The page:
159363 Race-Related Stress and Coping Among Older African American Men Diagnosed with Cancer

Monday, November 5, 2007: 2:30 PM

Nicole A. Thompson, MPH , Adult & Elder Health Nursing Department, Emory University, Lilburn, GA
African Americans have the highest death and shortest survival rates of any other US racial or ethnic group for most cancers (ACS 2007). Being older increases the cancer burden experienced. This study explores how older African American men cope with cancer and how experienced racism correlates with their coping strategies. Participants were recruited from outpatient oncology clinics in the southeastern United States. The sample, to date, includes older African American men (n=56, mean age= 65.11), diagnosed with prostate (26.8%), colorectal (8.9%), lung (4.3%), and head and neck (25%) cancers. Most participants are unemployed due to retirement (39.3%) or poor health (37.5%), have less than a high school education (53.6%), and have an annual income less than $20,000 (57.4%). The Index of Race-Related Stress (IRRS-B), a measure assessing the stress of daily encounters with racism, and the Ways of Coping (WOC), a measure identifying the dimensions of coping with cancer, were administered to participants during face-to-face interviews. Preliminary findings show that participants primarily encounter cultural racism and use distancing coping strategies. Experienced cultural racism (r=.38, p<.05) and institutional racism (r=.34, p<.05) correlated significantly with distancing coping strategies. Significant correlations were also found between experienced individual racism and focus on the positive coping strategies (r=.29, p<.05) and seeking social support coping strategies (r=.27, p<.05). This study will contribute to research focused on socio-cultural factors that influence coping strategies and will provide data to develop policies and programs to support older African American men as they cope with cancer.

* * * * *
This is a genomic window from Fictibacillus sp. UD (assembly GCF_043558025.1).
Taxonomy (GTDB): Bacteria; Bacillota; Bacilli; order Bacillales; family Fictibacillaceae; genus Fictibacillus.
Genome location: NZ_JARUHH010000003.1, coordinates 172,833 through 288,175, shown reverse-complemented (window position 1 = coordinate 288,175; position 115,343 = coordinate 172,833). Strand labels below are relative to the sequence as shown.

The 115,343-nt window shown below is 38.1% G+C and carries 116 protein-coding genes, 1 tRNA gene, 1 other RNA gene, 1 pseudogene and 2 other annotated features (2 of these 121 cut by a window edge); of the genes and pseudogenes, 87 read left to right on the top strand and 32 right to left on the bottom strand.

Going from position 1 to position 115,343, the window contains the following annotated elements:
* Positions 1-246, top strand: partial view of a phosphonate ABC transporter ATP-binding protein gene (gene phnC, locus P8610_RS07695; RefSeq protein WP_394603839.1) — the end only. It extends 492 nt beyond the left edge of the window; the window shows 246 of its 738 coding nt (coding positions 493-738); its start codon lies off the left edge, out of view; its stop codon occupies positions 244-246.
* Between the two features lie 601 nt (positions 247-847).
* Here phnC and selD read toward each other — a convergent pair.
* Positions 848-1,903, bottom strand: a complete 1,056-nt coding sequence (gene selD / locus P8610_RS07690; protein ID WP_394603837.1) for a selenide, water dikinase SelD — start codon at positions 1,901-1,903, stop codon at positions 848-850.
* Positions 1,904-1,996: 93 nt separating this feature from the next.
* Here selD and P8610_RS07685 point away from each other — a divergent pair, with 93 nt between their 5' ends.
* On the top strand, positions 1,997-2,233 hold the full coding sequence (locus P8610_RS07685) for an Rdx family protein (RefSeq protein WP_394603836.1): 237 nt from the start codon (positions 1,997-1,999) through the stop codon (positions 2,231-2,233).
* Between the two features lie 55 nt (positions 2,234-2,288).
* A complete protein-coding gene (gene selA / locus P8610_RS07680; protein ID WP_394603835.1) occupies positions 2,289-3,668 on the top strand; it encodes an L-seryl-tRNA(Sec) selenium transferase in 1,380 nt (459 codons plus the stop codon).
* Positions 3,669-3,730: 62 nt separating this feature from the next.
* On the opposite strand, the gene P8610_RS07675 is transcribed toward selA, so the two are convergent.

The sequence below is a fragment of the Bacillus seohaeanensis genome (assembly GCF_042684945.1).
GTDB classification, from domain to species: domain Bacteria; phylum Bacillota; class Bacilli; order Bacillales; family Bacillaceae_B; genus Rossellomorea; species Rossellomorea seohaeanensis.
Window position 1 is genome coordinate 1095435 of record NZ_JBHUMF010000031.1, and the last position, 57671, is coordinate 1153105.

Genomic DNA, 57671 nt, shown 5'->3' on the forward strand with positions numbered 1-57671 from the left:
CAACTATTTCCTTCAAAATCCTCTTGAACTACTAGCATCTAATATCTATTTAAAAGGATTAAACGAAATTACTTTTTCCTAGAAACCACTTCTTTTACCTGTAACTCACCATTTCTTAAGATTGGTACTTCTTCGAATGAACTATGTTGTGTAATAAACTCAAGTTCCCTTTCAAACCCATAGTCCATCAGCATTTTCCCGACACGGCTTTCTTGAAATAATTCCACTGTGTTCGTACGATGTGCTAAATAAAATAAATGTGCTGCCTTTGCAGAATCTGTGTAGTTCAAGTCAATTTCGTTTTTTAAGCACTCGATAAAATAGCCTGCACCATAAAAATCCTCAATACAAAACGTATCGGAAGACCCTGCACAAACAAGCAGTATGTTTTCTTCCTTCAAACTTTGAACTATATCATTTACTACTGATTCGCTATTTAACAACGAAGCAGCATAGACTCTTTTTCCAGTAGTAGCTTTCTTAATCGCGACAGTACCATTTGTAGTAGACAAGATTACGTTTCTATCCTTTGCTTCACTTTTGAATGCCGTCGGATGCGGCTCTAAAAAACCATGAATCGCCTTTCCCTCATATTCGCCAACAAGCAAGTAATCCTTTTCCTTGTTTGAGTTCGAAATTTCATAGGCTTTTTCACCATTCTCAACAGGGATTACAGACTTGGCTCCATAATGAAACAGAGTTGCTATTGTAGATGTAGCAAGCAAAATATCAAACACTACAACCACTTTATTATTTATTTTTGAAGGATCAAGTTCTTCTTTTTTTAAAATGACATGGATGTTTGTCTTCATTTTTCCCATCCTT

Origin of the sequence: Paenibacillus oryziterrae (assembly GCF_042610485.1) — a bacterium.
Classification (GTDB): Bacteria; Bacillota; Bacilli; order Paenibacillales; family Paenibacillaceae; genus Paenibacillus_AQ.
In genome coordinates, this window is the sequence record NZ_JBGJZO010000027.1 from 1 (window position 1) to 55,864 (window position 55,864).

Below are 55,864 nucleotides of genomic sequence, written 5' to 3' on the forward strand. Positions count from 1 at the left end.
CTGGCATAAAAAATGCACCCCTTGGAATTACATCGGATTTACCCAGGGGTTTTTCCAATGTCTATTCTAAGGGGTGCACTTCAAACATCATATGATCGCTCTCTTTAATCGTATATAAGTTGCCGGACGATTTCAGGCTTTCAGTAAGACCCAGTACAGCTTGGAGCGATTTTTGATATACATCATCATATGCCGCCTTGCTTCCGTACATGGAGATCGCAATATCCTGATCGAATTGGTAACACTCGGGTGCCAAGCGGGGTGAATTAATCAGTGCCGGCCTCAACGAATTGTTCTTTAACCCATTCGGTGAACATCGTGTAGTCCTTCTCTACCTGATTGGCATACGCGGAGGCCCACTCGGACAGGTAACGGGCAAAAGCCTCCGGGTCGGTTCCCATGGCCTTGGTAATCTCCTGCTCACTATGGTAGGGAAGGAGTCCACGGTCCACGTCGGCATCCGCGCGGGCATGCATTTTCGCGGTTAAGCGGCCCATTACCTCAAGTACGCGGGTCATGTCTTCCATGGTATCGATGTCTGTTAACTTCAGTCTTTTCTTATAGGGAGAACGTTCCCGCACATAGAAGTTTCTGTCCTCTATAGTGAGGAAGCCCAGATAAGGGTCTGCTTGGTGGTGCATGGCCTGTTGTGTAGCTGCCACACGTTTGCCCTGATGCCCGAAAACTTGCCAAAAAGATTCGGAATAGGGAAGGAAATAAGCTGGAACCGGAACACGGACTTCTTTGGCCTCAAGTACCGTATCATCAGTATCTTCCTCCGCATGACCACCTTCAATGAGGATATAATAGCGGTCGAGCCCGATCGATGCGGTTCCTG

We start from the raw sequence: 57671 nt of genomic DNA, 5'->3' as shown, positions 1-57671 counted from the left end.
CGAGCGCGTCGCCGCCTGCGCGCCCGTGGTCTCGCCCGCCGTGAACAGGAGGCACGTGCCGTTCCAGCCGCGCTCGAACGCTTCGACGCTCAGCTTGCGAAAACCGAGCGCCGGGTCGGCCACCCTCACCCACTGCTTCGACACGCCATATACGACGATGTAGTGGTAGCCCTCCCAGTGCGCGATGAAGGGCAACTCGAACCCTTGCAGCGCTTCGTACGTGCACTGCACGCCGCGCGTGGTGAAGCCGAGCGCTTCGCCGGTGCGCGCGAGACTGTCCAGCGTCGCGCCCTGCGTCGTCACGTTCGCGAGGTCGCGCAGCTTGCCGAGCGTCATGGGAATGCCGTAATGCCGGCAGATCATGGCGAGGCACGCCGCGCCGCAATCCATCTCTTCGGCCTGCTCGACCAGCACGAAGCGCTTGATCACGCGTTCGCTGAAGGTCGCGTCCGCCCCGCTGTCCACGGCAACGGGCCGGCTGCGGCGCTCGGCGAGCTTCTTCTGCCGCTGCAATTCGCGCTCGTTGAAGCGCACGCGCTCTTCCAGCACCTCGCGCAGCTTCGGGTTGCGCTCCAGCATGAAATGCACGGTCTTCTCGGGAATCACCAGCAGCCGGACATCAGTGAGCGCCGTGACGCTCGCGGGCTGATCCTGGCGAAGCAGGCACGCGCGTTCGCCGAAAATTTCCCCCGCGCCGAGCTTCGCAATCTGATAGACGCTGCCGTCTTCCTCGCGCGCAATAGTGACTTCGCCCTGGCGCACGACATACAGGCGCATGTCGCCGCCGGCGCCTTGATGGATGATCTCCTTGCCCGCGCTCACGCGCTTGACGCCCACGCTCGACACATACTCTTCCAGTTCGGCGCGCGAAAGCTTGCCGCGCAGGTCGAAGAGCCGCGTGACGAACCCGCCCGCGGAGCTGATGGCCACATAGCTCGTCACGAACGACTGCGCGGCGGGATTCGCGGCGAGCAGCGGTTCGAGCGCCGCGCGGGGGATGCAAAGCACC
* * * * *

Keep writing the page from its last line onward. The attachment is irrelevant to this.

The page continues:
Learning Objectives:
1. To evaluate the coping strategies used by older African American men diagnosed with cancer. 2. To analyze the associations between experienced racism and coping strategies of older African American men diagnosed with cancer.

Keywords: African American, Cancer

Presenting author's disclosure statement:

Any relevant financial relationships? No
Any institutionally-contracted trials related to this submission?

I agree to comply with the American Public Health Association Conflict of Interest and Commercial Support Guidelines, and to disclose to the participants any off-label or experimental uses of a commercial product or service discussed in my presentation.